Your Power Plant Might Have a Drinking Problem

While at an energy conference (ARPA-E, 2014) I found out that power plants account for 40% of water draw in the US. Simply put, they use a lot of water. The good news is that it doesn't have to be fresh water. Brayton Point, for instance, uses grey water. In other words, it uses water that came from your toilets and sinks that has been reprocessed. Others use saline water from oceans (all water in the oceans is saline, cause it is salt water).

No math this time, just review the math from my thermal power plants post.

Why do power plans needs water? Cooling purposes. The way a turbine works is that high-pressure air has to drive through it. The way this happens is water is flashed to steam. Steam takes 1600x the space at 1 atmosphere compared to water. So it creates a massive pressure differential on one side of the turbine, turning the fans, turning the turbine, and generating electricity. The steam needs to be cooled on the other side to either create the vacuum that drives the pressure differential to turn the turbine, or, if it's a close cycle and the same water is used, to cool the steam back to water. It needs to be water again, otherwise it cannot expand and drive the turbine.

Schematic of a thermal power plant. It needs water to cool the water used to drive the turbine.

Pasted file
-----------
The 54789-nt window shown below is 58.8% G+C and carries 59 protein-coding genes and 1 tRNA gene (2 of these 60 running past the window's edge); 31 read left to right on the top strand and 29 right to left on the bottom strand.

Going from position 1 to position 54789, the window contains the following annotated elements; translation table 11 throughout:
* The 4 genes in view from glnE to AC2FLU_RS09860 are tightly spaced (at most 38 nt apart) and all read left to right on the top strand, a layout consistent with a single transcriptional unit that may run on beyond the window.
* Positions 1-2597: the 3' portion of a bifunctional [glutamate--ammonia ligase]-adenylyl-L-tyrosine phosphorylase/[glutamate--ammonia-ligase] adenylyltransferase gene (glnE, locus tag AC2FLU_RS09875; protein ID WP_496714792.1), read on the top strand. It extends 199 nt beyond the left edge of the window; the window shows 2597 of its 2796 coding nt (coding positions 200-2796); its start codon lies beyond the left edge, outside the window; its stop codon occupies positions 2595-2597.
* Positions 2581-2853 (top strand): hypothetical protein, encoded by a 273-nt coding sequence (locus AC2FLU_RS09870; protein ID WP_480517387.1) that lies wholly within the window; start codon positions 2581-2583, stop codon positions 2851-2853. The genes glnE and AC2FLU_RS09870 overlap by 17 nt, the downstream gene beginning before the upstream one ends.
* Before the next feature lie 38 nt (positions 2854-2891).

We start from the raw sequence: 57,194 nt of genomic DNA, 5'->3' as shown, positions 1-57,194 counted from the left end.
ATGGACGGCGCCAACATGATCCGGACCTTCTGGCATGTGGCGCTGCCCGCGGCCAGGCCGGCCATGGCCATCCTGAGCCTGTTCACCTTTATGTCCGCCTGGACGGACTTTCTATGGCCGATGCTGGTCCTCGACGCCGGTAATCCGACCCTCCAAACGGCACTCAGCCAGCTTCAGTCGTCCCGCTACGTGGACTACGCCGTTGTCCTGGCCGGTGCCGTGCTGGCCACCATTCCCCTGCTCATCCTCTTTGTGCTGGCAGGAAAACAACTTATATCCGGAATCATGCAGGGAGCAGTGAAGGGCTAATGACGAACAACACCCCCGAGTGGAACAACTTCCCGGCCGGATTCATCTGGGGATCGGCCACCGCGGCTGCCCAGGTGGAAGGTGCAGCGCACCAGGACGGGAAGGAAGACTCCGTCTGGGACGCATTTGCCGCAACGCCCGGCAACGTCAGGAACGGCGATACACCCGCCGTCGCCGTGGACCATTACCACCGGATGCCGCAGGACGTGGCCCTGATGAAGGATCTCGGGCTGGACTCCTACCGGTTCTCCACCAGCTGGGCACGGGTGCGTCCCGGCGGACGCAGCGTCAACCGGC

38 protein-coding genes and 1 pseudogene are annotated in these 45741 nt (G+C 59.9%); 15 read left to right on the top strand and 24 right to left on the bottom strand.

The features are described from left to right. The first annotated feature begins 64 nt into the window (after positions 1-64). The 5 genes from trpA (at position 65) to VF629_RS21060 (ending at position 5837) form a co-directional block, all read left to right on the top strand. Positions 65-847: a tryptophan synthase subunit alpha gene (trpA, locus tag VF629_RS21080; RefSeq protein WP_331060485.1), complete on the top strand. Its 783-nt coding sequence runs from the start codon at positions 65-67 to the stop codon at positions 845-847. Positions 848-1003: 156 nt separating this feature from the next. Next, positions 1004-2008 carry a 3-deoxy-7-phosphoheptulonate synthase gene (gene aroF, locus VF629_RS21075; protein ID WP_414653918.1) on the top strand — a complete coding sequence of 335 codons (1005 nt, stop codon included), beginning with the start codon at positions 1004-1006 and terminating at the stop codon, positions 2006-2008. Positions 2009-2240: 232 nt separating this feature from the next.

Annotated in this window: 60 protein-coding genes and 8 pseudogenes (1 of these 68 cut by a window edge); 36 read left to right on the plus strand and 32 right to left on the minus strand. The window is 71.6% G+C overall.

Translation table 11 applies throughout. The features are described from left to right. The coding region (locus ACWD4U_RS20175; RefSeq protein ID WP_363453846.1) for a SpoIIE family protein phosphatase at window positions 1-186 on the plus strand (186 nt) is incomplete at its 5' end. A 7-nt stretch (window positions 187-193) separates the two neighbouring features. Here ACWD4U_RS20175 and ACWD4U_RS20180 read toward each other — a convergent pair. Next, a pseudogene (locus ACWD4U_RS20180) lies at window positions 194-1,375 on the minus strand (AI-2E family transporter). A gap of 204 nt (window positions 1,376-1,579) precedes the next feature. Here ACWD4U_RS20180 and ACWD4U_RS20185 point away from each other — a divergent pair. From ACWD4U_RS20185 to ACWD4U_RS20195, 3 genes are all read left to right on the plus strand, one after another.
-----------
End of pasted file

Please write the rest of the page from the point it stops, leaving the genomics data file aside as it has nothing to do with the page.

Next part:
Okay. That was complicated. Let's break it down further. This section if very detailed, and most of you will want to skip this paragraph. Here goes: There are two major ways to run a thermal power plant. Combined cycle, and single cycle. Combined cycle is more efficient. How? It uses several turbines to extract energy rather than a single one. Think about it this way: when you have 300 degree celcius steam coming from the coal-burning reactor, it is all steam. There is no water-phase droplets in it. This is called dry steam. It can be directed to special high-efficiency turbines that can extract a lot of energy. The steam then loses pressure and temperature, and some water droplets begin to form. If this mix of steam and water were directed at the same turbine, it would pit and tear at the turbine blades, destroying it. Two things could be done with this steam. Either it could be directed to another turbine, or it may not be reused. The second turbine will be designed differently for steam that is lower pressure and lower temperature. Having multiple turbines like this increases efficiency. Inefficient plants use only one turbine